The Civic Scene: School system problem needs to be solved – QNS.com

The Civic Scene: School system problem needs to be solved

By Bob Harris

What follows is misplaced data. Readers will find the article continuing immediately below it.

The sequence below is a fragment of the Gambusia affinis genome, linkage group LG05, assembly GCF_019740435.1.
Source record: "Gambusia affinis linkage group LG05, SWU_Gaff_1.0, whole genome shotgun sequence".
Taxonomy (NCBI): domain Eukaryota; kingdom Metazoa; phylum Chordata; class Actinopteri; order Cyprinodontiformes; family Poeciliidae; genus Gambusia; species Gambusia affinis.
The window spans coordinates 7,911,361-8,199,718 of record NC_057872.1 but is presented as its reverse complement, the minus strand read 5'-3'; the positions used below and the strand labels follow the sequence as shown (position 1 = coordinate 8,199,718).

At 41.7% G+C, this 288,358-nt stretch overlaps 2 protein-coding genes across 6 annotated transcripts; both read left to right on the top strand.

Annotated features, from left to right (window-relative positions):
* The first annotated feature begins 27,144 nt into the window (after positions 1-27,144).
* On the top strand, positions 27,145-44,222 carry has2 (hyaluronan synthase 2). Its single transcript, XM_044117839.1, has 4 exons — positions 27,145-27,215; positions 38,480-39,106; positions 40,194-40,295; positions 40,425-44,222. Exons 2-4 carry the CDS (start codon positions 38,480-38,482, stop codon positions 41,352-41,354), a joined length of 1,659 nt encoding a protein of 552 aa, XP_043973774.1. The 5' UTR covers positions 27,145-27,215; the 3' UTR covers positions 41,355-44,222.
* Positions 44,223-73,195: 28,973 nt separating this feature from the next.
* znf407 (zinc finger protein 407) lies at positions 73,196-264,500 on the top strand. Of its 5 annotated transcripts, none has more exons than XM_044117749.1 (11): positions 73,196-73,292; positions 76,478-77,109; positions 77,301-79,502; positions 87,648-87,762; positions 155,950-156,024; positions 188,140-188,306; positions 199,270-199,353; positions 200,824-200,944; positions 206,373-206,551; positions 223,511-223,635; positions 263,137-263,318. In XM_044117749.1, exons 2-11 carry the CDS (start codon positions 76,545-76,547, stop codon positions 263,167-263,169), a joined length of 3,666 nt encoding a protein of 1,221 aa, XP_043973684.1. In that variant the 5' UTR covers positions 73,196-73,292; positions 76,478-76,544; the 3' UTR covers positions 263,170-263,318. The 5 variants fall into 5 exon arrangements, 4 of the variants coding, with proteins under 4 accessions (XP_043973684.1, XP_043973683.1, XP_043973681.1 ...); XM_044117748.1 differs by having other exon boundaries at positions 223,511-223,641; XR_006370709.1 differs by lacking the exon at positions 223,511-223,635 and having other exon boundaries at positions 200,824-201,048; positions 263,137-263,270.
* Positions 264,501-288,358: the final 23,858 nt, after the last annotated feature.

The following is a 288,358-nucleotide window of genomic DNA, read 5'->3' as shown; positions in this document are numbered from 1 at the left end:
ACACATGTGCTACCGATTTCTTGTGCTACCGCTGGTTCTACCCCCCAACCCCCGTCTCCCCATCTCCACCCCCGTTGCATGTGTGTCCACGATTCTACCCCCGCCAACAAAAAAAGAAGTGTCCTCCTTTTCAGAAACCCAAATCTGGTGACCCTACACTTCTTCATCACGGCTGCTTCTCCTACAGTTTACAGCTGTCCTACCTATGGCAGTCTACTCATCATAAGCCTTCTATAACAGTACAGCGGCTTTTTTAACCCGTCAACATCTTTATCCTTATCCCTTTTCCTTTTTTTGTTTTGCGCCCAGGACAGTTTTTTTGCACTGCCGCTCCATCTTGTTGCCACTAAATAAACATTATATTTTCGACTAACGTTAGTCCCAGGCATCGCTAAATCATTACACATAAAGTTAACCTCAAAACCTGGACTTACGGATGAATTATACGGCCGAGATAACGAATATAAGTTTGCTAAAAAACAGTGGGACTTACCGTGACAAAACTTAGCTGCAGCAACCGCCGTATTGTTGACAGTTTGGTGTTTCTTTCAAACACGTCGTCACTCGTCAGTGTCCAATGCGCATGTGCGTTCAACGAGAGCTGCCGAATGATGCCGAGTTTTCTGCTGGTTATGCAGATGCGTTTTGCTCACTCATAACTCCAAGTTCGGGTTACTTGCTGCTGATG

The mayor, who is a businessman, wants to limit the UFT contract to eight pages, down from the current 205-page contract which ended on May 31, 2003. Under state law, the old contract is still in force in New York City.The mayor seems to feel that the contract is impeding his ideas about how to run the school system. One interesting thing is that the contract requires a maximum class size of 32 in elementary school, 33 students in middle school and 34 students in high school. Decades ago the UFT won this limitation through collective bargaining for which the teachers probably had to give up some salary. I just don't remember!Imagine how big classes would be today if these limitations were not in place. Yes, there are a few exceptions but it does prevent, for the most part, those 40 or 45 student classes some older people remember.A proposal that is being floated by the administration is to pay “better teachers a higher salary.” But how are we to determine who is a better teacher? A teacher with a “better” class has all or most students passing the uniform tests, which are so much in vogue these days. How do you reward the teacher who is dedicated, innovative, hardworking, sympathetic, yet has a class which is composed of poor readers, which often includes a few disruptive or emotionally disturbed students? There is very little improvement that can be tested in a class like this.However, since the foreign-born, non-English-speaking students are often put into slower classes, there may be some improvement by some students as they learn English and can pass the uniform tests they must take. Does this make a teacher “better?” What of the teacher who has no foreign-born students who can improve as they learn English?The UFT contract says that teachers who have “slow” classes one year must be permitted to have a “brighter” class the next year. This might be the solution to pay raises. Just continue to rotate the classes and give teachers “merit” pay raises every other year when they have the “better” class. But how do you reward the teacher who wants to teach the slow classes year after year, for various reasons, or the teacher who has a special education class of students who can't learn? While many special education students just have a reading disability which may be corrected over time some just can't pass reading tests. Some students are test phobic. Many of their teachers are very compassionate people. How will they receive pay raises?Fixing the schools means helping some students one by one. Children in homeless shelters, children with abusive parents, children whose parents use them as baby sitters, children who use different types of drugs, children being coerced by gangs or drug dealers, children with psychological problems, children in slums, all have problems learning. Most or all these children will not progress very much in school, so their teachers may not be “better” teachers and not eligible for a raise. How do you solve this problem?Teachers can get frustrated and burn out. The sabbatical is a way to give a teacher a chance to go to college and recharge his or her battery. The system wants to eliminate this academic activity. Yes, once in a while there is abuse, but I knew of a principal who took law courses in the afternoon instead of being in school and was just given a reprimand for this infraction.I know of a teacher who has a fifth-grader who is very hyperactive. The parent doesn't care and the student just can't sit still in class. The administration knows and the teacher tries, but the situation remains unsolved. I know of another teacher who contacted a student's doctor to work to lower the dosage of medication because the student was too lethargic. This can take a lot of time and means a teacher can't do other things he or she might want to do with the class. There are only so many minutes in a day.In my day there was always a shortage of paper for the spirit duplicator. Today we have copiers. Are there current books? Are there enough supplies? Are broken machines being fixed? How much of their own money are teachers spending? I believe that most paraprofessionals were let go in the past couple of years. Is the lack of these extra hands hurting the learning process of children who need someone to help them or have they been quietly rehired?Do parents care enough? Do parents make sure students do homework and study? Do parents provide enrichment for their children? Do parents check the report card? Do parents come to Open School Day or Night? If parents don't care, then why should children care? How can a classroom teacher overcome parental apathy?Five years ago the UFT contract provided high raises and the shortage of teachers suddenly disappeared. Is the lack of a contract and lack of a raise bringing back this shortage to New York City? Of course, everything might be settled just prior to the November 2005 mayoral election.Good and bad news of the weekMost school accomplish so much but the media and the city administration seem to dwell only on a few negative things.

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